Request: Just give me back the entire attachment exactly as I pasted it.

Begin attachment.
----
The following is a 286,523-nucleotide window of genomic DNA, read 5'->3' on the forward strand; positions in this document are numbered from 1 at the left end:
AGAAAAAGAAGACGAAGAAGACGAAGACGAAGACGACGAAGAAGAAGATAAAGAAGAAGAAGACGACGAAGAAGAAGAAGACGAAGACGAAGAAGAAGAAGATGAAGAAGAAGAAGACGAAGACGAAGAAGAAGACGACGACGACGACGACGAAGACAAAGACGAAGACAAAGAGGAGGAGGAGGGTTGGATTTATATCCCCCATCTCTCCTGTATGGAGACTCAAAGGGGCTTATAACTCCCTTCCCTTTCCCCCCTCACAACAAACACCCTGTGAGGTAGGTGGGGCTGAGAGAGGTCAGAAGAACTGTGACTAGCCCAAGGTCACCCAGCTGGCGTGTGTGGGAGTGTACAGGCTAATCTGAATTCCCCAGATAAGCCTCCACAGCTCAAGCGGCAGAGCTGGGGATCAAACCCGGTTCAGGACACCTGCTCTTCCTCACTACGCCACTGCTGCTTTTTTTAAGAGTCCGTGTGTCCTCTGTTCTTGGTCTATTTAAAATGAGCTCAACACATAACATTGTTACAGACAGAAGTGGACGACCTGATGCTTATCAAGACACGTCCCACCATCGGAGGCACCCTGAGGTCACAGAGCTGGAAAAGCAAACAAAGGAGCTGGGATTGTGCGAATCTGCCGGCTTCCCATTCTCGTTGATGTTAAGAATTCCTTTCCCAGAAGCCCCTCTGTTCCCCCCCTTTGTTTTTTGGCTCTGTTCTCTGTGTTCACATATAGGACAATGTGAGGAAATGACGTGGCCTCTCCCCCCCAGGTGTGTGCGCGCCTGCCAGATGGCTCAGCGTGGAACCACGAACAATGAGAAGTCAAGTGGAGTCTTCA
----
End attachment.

The following is a 286,523-nucleotide window of genomic DNA, read 5'->3' on the forward strand; positions in this document are numbered from 1 at the left end:
AGAAAAAGAAGACGAAGAAGACGAAGACGAAGACGACGAAGAAGAAGATAAAGAAGAAGAAGACGACGAAGAAGAAGAAGACGAAGACGAAGAAGAAGAAGATGAAGAAGAAGAAGACGAAGACGAAGAAGAAGACGACGACGACGACGACGAAGACAAAGACGAAGACAAAGAGGAGGAGGAGGGTTGGATTTATATCCCCCATCTCTCCTGTATGGAGACTCAAAGGGGCTTATAACTCCCTTCCCTTTCCCCCCTCACAACAAACACCCTGTGAGGTAGGTGGGGCTGAGAGAGGTCAGAAGAACTGTGACTAGCCCAAGGTCACCCAGCTGGCGTGTGTGGGAGTGTACAGGCTAATCTGAATTCCCCAGATAAGCCTCCACAGCTCAAGCGGCAGAGCTGGGGATCAAACCCGGTTCAGGACACCTGCTCTTCCTCACTACGCCACTGCTGCTTTTTTTAAGAGTCCGTGTGTCCTCTGTTCTTGGTCTATTTAAAATGAGCTCAACACATAACATTGTTACAGACAGAAGTGGACGACCTGATGCTTATCAAGACACGTCCCACCATCGGAGGCACCCTGAGGTCACAGAGCTGGAAAAGCAAACAAAGGAGCTGGGATTGTGCGAATCTGCCGGCTTCCCATTCTCGTTGATGTTAAGAATTCCTTTCCCAGAAGCCCCTCTGTTCCCCCCCTTTGTTTTTTGGCTCTGTTCTCTGTGTTCACATATAGGACAATGTGAGGAAATGACGTGGCCTCTCCCCCCCAGGTGTGTGCGCGCCTGCCAGATGGCTCAGCGTGGAACCACGAACAATGAGAAGTCAAGTGGAGTCTTCA